Wednesday, April 30, 2008

Eggs galore: allrecipes report

I just received a note on a site called allrecipes which has a bunch of recipes. I found their reports interesting though. Who knew eggs were this poplular? Devilled eggs and Egg salad were in their top three most-searched terms last month. I guess it's not surprising that I had an urge to try out scotch eggs this past weekend!

Tuesday, April 29, 2008

Cream of Vegetable Soup

In my last post, I mentioned a vegetable soup that accompanied the scotch eggs surprisingly well. It took a more work than pouring out of a can (!) but the effort was so worth it....

750 ml Vegetable stock
Four stalks of celery (around 60 gms)
One small onion (60 gms)
Two medium potatoes (120 gms)
6 baby carrots
Two medium tomatoes
3/4 turnip (around 60 gms)
Two heaped tablespoons flour
15 gms butter
One cup milk
Salt to taste

  • Wash and chop all the vegetables into half inch cubes
  • Drop them in a deep saucepan with the cold stock, and cook on a medium flame till the veggies are tender. This should take about 20 minutes
  • Whip the whole mix in a food processor (D loved to help with this), and ideally sieve the puree to get a smooth extract (another activity she had a whale of a time with!)
  • Prepare a white sauce with the flour, butter and milk. To do this, first melt the butter in a sauce pan, then whisk in the flour ensuring that there is no clumping and don't let the flour brown. Once the flour and butter are whisked in to a smooth paste, pour in the milk. Boil this mix till it gets to a nice thick consistency, whisking all along
  • Add the white sauce to the puree, and season with salt and pepper to taste. Reheat and serve hot

Monday, April 28, 2008

Scotch Eggs!

The kids and I had loads of fun this weekend, cooking up brunch for their visiting pals. Rather than the usual - which in our case tends to be omelets, smoked salmon and bagels or dosas and chutney - we went with scotch eggs, vegetable soup and garlic bread. A little eclectic, but it worked.

Scotch Eggs Ingredients:
Eight hard boiled eggs
Two uncooked eggs
One and half pounds ground turkey meat
One small chopped onion
One sprig parsley
Four tablespoons flour
Pepper to taste
2 teaspoons salt
Oil to fry
  • Shell hard boiled eggs - get the kids to do this! Roll them in flour seasoned slightly with a pinch or two of salt and pepper
  • Finely chop the onions and the parsley. Mix it into the minced meat with salt and pepper
  • Coat the eggs with the meat mixture so that the eggs are not visible. Your goal should be to have at least a couple of millimeters of meat all around the egg
  • Beat the uncooked eggs in a separate bowl
  • Roll the meat-covered egg with the raw egg, then coat in breadcrumbs
  • Heat the oil on a medium flame, then pop in the coated eggs
  • Let the coated eggs cook to a nice golden brown
  • Cut the eggs in half and set in a nice pattern, either on lettuce or with parsley springs
  • The kids will wold them down! They didn't even ask for ketchup!! I had forgotten to take pictures before the meal, hence the lonely eggs shown in the picture above!

Belly fat!

Was browsing articles on health and popped ears (I have a bout of it right now thanks to diving too deep in our pool), and for some odd reason turned up this article. I clearly need some lessons on better search techniques - wonder who I should work with on that?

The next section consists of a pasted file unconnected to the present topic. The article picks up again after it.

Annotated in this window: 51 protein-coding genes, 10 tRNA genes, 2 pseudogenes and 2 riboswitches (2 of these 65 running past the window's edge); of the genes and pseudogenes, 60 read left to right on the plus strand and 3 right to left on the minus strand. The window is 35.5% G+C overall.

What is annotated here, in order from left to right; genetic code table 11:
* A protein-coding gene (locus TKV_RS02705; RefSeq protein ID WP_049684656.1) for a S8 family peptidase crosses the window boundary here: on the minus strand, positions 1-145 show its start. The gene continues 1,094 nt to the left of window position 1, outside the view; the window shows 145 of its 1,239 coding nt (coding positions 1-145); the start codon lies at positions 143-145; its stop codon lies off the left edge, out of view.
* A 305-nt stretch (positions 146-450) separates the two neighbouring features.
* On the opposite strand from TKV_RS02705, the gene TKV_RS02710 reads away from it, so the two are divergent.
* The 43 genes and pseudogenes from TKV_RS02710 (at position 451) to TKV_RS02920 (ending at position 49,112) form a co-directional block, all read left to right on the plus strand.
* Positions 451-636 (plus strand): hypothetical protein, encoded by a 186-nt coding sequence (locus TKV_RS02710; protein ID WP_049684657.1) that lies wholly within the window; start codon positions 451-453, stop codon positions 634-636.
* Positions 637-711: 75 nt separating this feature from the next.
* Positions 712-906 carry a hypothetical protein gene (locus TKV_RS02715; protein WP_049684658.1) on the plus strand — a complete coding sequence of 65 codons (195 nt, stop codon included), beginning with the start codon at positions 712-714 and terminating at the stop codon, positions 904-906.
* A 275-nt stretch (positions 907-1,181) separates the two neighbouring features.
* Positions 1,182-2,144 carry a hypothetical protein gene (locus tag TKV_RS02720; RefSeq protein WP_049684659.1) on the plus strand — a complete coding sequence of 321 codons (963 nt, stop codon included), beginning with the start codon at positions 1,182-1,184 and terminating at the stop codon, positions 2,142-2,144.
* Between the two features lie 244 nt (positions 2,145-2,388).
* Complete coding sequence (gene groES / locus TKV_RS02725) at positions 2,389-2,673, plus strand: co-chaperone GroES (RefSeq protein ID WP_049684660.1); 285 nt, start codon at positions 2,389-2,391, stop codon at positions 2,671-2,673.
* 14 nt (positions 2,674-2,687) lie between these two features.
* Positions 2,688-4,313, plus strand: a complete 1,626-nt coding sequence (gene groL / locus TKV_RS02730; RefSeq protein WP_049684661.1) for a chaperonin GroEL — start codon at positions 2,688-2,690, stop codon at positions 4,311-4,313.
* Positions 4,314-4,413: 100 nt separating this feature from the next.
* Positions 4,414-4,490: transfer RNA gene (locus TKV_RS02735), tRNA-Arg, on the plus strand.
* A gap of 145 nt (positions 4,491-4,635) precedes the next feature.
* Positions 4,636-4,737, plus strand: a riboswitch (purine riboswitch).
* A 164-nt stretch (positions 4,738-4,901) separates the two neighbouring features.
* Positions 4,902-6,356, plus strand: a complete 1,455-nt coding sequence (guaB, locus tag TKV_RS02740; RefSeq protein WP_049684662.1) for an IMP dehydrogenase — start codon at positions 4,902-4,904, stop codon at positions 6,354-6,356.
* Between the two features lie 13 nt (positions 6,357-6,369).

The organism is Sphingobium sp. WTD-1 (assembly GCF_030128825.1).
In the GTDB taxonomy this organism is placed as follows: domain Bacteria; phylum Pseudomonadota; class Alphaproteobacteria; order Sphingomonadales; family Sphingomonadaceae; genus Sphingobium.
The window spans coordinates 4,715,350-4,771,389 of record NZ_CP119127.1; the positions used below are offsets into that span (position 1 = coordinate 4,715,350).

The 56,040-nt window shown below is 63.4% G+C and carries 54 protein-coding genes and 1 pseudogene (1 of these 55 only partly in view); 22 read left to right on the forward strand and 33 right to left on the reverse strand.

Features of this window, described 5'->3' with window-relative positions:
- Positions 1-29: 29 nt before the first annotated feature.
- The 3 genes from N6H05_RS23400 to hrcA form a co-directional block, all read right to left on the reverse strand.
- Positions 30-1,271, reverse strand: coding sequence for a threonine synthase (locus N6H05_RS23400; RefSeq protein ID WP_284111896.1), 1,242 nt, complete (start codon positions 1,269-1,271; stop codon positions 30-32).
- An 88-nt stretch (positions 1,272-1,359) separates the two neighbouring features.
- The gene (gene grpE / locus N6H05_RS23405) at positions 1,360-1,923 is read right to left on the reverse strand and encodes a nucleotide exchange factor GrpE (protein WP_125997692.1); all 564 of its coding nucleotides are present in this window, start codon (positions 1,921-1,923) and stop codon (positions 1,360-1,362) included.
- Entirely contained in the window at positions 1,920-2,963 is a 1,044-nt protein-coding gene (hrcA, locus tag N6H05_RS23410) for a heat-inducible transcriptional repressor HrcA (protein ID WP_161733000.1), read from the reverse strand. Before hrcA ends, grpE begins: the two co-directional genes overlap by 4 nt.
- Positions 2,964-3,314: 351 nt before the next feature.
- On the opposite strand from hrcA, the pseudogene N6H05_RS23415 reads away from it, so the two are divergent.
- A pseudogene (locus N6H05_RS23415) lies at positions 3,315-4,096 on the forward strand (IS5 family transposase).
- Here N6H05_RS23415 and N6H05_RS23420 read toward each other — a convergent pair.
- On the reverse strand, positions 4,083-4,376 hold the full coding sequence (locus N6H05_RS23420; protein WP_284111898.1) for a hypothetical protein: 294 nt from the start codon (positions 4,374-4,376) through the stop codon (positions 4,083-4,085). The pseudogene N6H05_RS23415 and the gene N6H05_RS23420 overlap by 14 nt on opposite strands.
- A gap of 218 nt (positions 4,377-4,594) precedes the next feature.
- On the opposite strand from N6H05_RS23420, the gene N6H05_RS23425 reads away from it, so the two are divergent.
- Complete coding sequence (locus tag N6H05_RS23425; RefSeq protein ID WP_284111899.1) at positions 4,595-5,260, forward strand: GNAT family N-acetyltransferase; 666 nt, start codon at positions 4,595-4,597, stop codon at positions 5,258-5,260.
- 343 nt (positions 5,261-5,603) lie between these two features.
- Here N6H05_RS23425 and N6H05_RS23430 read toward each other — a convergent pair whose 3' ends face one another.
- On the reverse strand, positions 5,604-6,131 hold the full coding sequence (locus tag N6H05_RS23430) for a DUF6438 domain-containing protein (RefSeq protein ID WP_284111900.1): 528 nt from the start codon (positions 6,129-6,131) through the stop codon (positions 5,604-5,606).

"While experts do know that high cortisol levels contribute to abnormal accumulation of abdominal fat and the subsequent development of life-threatening diseases, they haven't yet come up with a magic nail to permanently deflate your spare tire."
The article also has a nice couscous recipe that introduced Feta cheese and mint into the mix. I'll have to try that next time.

Friday, April 18, 2008

Chicken baingan-wala (Chicken and Eggplant curry)

My mother-in-law is visiting and made a fantastic, easy curry that some of you might want to try out. I'd never used eggplant in my chicken curry, but this was an eye-opener.
Two pounds chicken (split thighs)
Half a large eggplant (three cups when cubed)
One potato, cubed
One sliced onion
One teaspoon crushed ginger
Two cloves crushed garlicHalf a teaspoon turmeric
Coriander leaves to garnish the dish
RajBhog Madras Curry Paste (Madras curry pastes are pretty spicy and easy to pull together. Here's one on recipezaar that you can try)
Three tablespoons of olive oil

  • Heat the oil, and fry the ginger and garlic, then toss in the onion and brown
  • Add the Madras Curry paste and mix in the turmeric. Saute till the mixture comes to a boil
  • Add the diced potato and chicken and cover well in the paste
  • As the chicken gets tender, add the eggplant and let soften
  • Add around a half-cup of hot water to cook the mix
  • An optional addition is two tablespoons of coconut powder, which thickens the sauce

This is a non-traditional side-dish, which can be served with rice or flat breads. It had an interesting Italian element to it all - perhaps thanks to the eggplant.

Monday, April 14, 2008

Water, again

I've been a bit of a water advocate, since I remember using it as a mechanism to still my beating heart a little when I competed in rifle-shooting events. I always felt like it was more about the act of having to stop, breath, take a sip, reflect, than the physiological effect of the water. However, with no real evidence to the contrary, I worked to drink at least eight glasses of water a day, as I described in a previous post. Now, the scientists have gotten back on the "don't over-hydrate" platform.